How much can the written records of ancient civilisations tell us about the animals they lived alongside? Our latest research, based on the venomous snakes described in an ancient Egyptian papyrus, suggests more than you might think. A much more diverse range of snakes than we’d imagined lived in the land of the pharaohs – which also explains why these Egyptian authors were so preoccupied with treating snakebites!
Like cave paintings, texts from early in recorded history often describe wild animals the writers knew. They can provide some remarkable details, but identifying the species involved can still be hard. For instance, the ancient Egyptian document called the Brooklyn Papyrus, dating back to around 660-330BC but likely a copy of a much older document, lists different kinds of snake known at the time, the effects of their bites, and their treatment.
As well as the symptoms of the bite, the papyrus also describes the deity associated with the snake, or whose intervention might save the patient. The bite of the “great snake of Apophis” (a god who took the form of a snake), for example, was described as causing rapid death. Readers were also warned that this snake had not the usual two fangs but four, still a rare feature for a snake today.
The venomous snakes described in the Brooklyn Papyrus are diverse: 37 species are listed, of which the descriptions for 13 have been lost. Today, the area of ancient Egypt is home to far fewer species. This has led to much speculation among researchers as to which species are being described.
The four-fanged snake
For the great snake of Apophis, no reasonable contender currently lives within ancient Egypt’s borders. Like most of the venomous snakes that cause the majority of the world’s snakebite deaths, the vipers and cobras now found in Egypt have just two fangs, one in each upper jaw bone. In snakes, the jaw bones on the two sides are separated and move independently, unlike in mammals.
The nearest modern snake that often has four fangs is the boomslang (Disopholidus typus) from the sub-Saharan African savannas, now only found more than 400 miles (650km) south of present-day Egypt. Its venom can make the victim bleed from every orifice and cause a lethal brain haemorrhage. Could the snake of Apophis be an early, detailed description of a boomslang? And if so, how did the ancient Egyptians encounter a snake that now lives so far south of their borders?
To find out, our masters student Elysha McBride used a statistical model called climate niche modelling to explore how the ranges of various African and Levantine (eastern Mediterranean) snakes have changed through time.
Niche modelling reconstructs the conditions in which a species lives, and identifies parts of the planet that offer similar conditions. Once the model has been taught to recognise places that are suitable today, we can add in maps of past climate conditions. It then produces a map showing all the places where that species might have been able to live in the past.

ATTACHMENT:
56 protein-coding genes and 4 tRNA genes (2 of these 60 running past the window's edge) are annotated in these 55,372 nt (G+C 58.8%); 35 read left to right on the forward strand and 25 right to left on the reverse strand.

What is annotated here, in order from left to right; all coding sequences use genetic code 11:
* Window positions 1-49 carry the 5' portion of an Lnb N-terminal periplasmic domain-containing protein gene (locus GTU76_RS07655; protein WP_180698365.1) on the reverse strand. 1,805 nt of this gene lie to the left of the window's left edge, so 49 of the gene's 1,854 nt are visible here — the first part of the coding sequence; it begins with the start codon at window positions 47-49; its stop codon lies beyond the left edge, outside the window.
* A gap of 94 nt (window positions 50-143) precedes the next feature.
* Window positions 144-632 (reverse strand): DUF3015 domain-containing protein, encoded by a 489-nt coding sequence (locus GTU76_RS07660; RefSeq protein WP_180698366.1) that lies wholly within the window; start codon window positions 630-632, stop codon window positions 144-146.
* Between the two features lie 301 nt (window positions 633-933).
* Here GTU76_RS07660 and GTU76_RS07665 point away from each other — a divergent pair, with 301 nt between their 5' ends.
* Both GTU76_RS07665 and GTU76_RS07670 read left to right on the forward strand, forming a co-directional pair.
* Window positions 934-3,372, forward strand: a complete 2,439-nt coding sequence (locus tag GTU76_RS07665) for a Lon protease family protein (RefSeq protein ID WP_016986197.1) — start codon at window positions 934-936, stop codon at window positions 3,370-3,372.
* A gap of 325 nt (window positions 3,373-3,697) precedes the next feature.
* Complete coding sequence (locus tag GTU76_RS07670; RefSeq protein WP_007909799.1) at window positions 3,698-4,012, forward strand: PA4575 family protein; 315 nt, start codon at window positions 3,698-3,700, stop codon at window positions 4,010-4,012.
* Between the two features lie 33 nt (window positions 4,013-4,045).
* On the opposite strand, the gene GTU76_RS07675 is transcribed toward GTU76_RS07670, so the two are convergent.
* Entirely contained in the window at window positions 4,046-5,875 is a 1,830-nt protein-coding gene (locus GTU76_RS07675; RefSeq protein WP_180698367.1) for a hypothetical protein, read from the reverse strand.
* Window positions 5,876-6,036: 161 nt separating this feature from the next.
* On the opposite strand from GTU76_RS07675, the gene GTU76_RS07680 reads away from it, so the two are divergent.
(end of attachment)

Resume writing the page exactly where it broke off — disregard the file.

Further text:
On the trail of ancient snakes
Our study shows the much more humid climates of early ancient Egypt would have supported many snakes that don’t live there today. We focused on ten species from the African tropics, the Maghreb region of north Africa and the Middle East that might match the papyrus’s descriptions. These include some of Africa’s most notorious venomous snakes such as the black mamba, puff adder and boomslang.
We found that nine of our ten species could probably once have lived in ancient Egypt. Many could have occupied the southern and southeastern parts of the country as it then was – modern northern Sudan and the Red Sea coast. Others might have lived in the fertile, vegetated Nile valley or along the northern coast. For instance, boomslangs might have lived along the Red Sea coast in places that 4,000 years ago would have been part of Egypt.
Similarly, one entry of the Brooklyn Papyrus describes a snake “patterned like a quail” that “hisses like a goldsmith’s bellows”. The puff adder (Bitis arietans) would fit this description, but currently lives only south of Khartoum in Sudan and in northern Eritrea. Again, our models suggest that this species’ range would once have extended much further north.
Since the period we modelled, a lot has changed. Drying of the climate and desertification had set in about 4,200 years ago, but perhaps not uniformly. In the Nile valley and along the coast, for instance, farming and irrigation might have slowed the drying and allowed many species to persist into historical times. This implies that many more venomous snakes we only know from elsewhere might have been in Egypt at the time of the pharaohs.
Our study shows how enlightening it can be when we combine ancient texts with modern technology. Even a fanciful or imprecise ancient description can be highly informative. Modelling modern species’ ancient ranges can teach us a lot about how our ancestors’ ecosystems changed as a result of environmental change. We can use this information to understand the impact of their interactions with the wildlife around them.